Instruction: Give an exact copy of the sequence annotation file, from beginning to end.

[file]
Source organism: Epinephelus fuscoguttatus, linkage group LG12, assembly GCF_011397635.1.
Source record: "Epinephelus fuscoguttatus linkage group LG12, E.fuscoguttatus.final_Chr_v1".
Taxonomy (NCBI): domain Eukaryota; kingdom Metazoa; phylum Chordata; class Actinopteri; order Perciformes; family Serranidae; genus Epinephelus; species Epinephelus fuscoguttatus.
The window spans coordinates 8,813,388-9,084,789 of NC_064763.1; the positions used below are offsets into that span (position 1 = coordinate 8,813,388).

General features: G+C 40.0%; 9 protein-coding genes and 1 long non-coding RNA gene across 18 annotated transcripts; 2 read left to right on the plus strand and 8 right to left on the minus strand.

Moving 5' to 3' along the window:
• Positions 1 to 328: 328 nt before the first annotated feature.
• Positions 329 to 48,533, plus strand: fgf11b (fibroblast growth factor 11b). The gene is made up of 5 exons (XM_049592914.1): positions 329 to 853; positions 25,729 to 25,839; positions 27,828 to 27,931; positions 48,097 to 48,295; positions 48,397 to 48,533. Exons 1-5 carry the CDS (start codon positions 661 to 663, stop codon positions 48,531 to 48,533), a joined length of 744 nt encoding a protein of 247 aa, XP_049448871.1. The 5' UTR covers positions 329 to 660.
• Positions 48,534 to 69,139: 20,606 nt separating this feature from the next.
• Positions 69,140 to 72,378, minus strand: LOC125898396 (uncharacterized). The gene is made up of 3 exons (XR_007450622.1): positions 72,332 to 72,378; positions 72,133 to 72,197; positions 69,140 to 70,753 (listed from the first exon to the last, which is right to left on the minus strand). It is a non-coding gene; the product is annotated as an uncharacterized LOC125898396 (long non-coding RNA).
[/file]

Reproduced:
Source organism: Epinephelus fuscoguttatus, linkage group LG12, assembly GCF_011397635.1.
Source record: "Epinephelus fuscoguttatus linkage group LG12, E.fuscoguttatus.final_Chr_v1".
Taxonomy (NCBI): domain Eukaryota; kingdom Metazoa; phylum Chordata; class Actinopteri; order Perciformes; family Serranidae; genus Epinephelus; species Epinephelus fuscoguttatus.
The window spans coordinates 8,813,388-9,084,789 of NC_064763.1; the positions used below are offsets into that span (position 1 = coordinate 8,813,388).

General features: G+C 40.0%; 9 protein-coding genes and 1 long non-coding RNA gene across 18 annotated transcripts; 2 read left to right on the plus strand and 8 right to left on the minus strand.

Moving 5' to 3' along the window:
• Positions 1 to 328: 328 nt before the first annotated feature.
• Positions 329 to 48,533, plus strand: fgf11b (fibroblast growth factor 11b). The gene is made up of 5 exons (XM_049592914.1): positions 329 to 853; positions 25,729 to 25,839; positions 27,828 to 27,931; positions 48,097 to 48,295; positions 48,397 to 48,533. Exons 1-5 carry the CDS (start codon positions 661 to 663, stop codon positions 48,531 to 48,533), a joined length of 744 nt encoding a protein of 247 aa, XP_049448871.1. The 5' UTR covers positions 329 to 660.
• Positions 48,534 to 69,139: 20,606 nt separating this feature from the next.
• Positions 69,140 to 72,378, minus strand: LOC125898396 (uncharacterized). The gene is made up of 3 exons (XR_007450622.1): positions 72,332 to 72,378; positions 72,133 to 72,197; positions 69,140 to 70,753 (listed from the first exon to the last, which is right to left on the minus strand). It is a non-coding gene; the product is annotated as an uncharacterized LOC125898396 (long non-coding RNA).